We know that community prevention--changing the social and physical environments of communities to keep people healthy in the first place -- is a critical part of an efficient, effective health system. We can save money and lives by shifting the focus toward prevention, but how do we systematically shift resources? Prevention Institute held a webinar on March 6th, 2013 that explored exciting new approaches from across the country to secure dedicated, sustainable funding for community prevention efforts. The webinar included four presenters discussing the models profiled in our recently released brief How Can We Pay for a Healthy Population?: Innovative New Ways to Redirect Funds to Community Prevention: The audio recording of the webinar, a pdf of the webinar slides, and a follow up question and answer with the presenters document can be found below:
- Audio Recording
- Follow Up Questions and Answers - Given the number, depth, and importance of questions that we didn't get an opportunity to address, we synthesized four overarching questions, and posed them to each of the presenters. Their thought provoking responses are recorded in this document
Description of Presenters:
- Janine Janosky, Head of the Center for Community Health Improvement at Austen BioInnovations, discusses the potential in forming Accountable Care Communities, like the one currently being developed in Summit County, Ohio, to fund prevention, improve health outcomes, and capture health care savings.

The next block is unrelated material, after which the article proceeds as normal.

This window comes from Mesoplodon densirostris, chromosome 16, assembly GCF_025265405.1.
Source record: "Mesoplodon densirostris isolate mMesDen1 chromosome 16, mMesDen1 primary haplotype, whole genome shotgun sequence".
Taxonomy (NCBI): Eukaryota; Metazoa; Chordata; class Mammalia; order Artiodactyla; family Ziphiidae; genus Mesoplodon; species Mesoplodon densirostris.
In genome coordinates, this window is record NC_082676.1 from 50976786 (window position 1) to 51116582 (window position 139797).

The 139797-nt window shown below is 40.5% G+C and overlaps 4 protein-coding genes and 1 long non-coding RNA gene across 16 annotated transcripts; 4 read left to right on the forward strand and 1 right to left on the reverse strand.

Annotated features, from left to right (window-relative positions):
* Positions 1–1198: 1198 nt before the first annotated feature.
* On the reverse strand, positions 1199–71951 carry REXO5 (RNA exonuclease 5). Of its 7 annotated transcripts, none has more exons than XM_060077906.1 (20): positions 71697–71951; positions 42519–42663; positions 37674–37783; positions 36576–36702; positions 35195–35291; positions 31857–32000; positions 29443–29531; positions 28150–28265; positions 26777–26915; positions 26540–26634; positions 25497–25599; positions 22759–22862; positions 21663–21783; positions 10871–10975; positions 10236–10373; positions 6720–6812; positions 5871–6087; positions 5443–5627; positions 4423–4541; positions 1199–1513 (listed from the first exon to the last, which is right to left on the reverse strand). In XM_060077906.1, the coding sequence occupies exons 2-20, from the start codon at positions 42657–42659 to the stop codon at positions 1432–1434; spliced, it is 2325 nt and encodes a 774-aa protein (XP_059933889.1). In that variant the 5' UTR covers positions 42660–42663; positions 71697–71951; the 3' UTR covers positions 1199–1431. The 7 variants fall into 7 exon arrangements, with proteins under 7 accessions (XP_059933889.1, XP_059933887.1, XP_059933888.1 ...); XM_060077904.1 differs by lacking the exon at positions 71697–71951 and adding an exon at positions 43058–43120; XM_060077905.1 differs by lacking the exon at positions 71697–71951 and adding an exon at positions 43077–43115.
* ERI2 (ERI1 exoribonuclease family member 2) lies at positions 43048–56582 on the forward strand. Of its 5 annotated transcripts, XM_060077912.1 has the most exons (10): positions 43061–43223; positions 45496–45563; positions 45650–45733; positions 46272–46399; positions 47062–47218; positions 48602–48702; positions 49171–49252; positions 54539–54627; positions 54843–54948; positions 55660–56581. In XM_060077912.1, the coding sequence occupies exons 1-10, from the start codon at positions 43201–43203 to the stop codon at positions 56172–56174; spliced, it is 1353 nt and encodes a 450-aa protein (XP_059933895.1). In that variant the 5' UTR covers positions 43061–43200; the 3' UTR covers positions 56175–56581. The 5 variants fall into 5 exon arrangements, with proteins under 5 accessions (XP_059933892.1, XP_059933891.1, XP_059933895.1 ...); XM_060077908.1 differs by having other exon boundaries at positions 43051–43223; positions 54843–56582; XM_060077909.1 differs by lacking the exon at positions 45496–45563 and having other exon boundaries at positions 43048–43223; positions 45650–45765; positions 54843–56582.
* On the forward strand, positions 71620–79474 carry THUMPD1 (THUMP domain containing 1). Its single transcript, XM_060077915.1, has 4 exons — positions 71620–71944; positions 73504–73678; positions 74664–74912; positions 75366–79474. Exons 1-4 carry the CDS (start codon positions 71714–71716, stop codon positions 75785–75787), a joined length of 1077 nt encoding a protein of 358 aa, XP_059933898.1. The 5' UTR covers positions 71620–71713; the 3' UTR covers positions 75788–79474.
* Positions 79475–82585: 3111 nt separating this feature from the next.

- Rick Brush, Founder and CEO of Collective Health, explains the concept of Health Impact Bonds and how they allow investors to invest in promising prevention interventions.
- Kevin Barnett, Senior Investigator at the Public Health Institute, reveals how hospital community benefit dollars can be directed towards improving the conditions, and ultimately population health outcomes, of the communities in which hospitals are located.
- Maddie Ribble, Director of Policy and Communications at the Massachusetts Public Health Association, describes the concept of a Wellness Trust and explain how the groundbreaking Massachusetts Prevention and Wellness Trust will dedicate millions to prevention efforts in the state.